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The Kindest Thing My Friend Said When I Was Struggling With My Mental Health


One of the kindest things I’ve been told this year was this: “Whether you stop feeling sad today or tomorrow or never, I liked the you I met in creative writing class last year, and I like the you you are now. With your illness, without it. And if you can’t make it to class, this week or ever, I will still be here.” 

When I initially heard those words from my dearest friend Emily, I teared up. Her words were so powerful and they were exactly what I needed to hear at the time. 

When I was sick, I felt like such a waste of space. I felt like no one wanted to be around me. I felt like a burden to my friends and family. I felt like I didn’t deserve to be alive, and believed everyone would be better off without me. I felt like nobody would even notice if I was gone, and I was convinced I wouldn’t be remembered.

To this day, her words resonate inside my head whenever I’m having a bad mental health day. They echo inside my mind and act as a reminder that no matter how depressed or irritated or sad I feel, my loved ones will never leave me.

So often in life, our first instinct to other people’s struggles are a desperate attempt to fix the problem for them. We want to alleviate the pain, but the truth is, sometimes we can’t. Sometimes we can’t “fix” the other person’s issues, even though we want to. Especially for parents, I can’t imagine how hard it must be for them to watch their child struggle and feeling powerless to do anything about it. It must be a horrible feeling.

I was lucky. In the midst of my illness, I had friends like Emily. I had friends who valued vulnerability and empathy. They told me over and over again I wasn’t a burden to anyone even though my brain kept trying to convince me otherwise.

People like my friend Emily are special, because they “get it.” They understand that listening usually does more good than talking, and they value the power of skilled and empathetic listening. I think some people in this world are simply gifted with the ability to read between the lines, and hear what isn’t being said.

When I was deeply depressed, I wasn’t looking for well-intended guidance. Emily understood that. All along, what I wanted and needed was for someone else to give me their full, undivided and caring attention. Emily did just that, because she understood that perhaps when we’re hurting, all we really want and need is to feel deeply seen.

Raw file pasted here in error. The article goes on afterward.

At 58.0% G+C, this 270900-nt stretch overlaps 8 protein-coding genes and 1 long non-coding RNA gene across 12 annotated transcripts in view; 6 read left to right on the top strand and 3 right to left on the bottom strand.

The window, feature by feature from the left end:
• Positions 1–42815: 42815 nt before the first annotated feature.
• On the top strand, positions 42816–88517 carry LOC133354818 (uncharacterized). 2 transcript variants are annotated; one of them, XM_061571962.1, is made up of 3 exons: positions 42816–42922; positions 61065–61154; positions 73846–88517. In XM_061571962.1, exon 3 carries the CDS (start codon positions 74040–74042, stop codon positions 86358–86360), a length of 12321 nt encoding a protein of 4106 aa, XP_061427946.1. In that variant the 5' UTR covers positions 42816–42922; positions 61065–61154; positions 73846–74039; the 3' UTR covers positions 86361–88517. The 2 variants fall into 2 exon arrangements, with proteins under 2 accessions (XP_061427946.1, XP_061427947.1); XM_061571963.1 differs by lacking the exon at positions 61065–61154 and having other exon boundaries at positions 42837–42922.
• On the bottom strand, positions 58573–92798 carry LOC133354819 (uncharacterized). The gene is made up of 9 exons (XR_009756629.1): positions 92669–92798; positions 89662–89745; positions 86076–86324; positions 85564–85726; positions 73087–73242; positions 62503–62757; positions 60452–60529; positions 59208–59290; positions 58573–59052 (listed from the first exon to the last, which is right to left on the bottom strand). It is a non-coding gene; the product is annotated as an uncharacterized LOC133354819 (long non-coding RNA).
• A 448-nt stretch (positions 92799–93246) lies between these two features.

I believe human relationships are the best medicine we’ve got, and I wish every single person on earth had their very own version of my friend Emily.

It took me a long time to understand, but I get it now. We are all worthy of love and belonging. When I was sick, I was blessed enough to have a  friend like Emily. And you, dear reader, wherever you are on your journey, you deserve a friend like her, too.

You deserve the kind of friend who will let you crash on their couch in a sleeping bag when you feel like a danger to yourself and can’t trust yourself to be left alone.

You deserve the kind of friend who will provide you with a safe space when you’re in crisis, and who will walk with you to the hospital then sing you “Happy Birthday” in the emergency room.

You deserve the kind of friend who will visit you in the hospital every day with their dog and who will bring red velvet cupcakes. 

You deserve the kind of friend who will cook you homemade meals when you don’t have enough energy to feed yourself, who will drag you out of the house despite your numerous complaints.

You deserve the kind of friend who will send you flowers and cards and balloons in the mail.

You deserve the kind of friend who will listen to you when you talk, and who will support you no matter what.

You deserve the kind of friend who will nod and empathize and validate your point of view.

You deserve the kind of friend who will respect and love you with or without your illness. 

You deserve the kind of friend who will fight for your health and your happiness even when you are unable to do so, and who will never give up on you.

I am blessed to have those kind of friends, and I hope you are too.

If you or someone you know needs help, visit our suicide prevention resources page.

If you need support right now, call the National Suicide Prevention Lifeline at 1-800-273-8255 or text “START” to 741-741.

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Unsplash photo via Brook Cagle.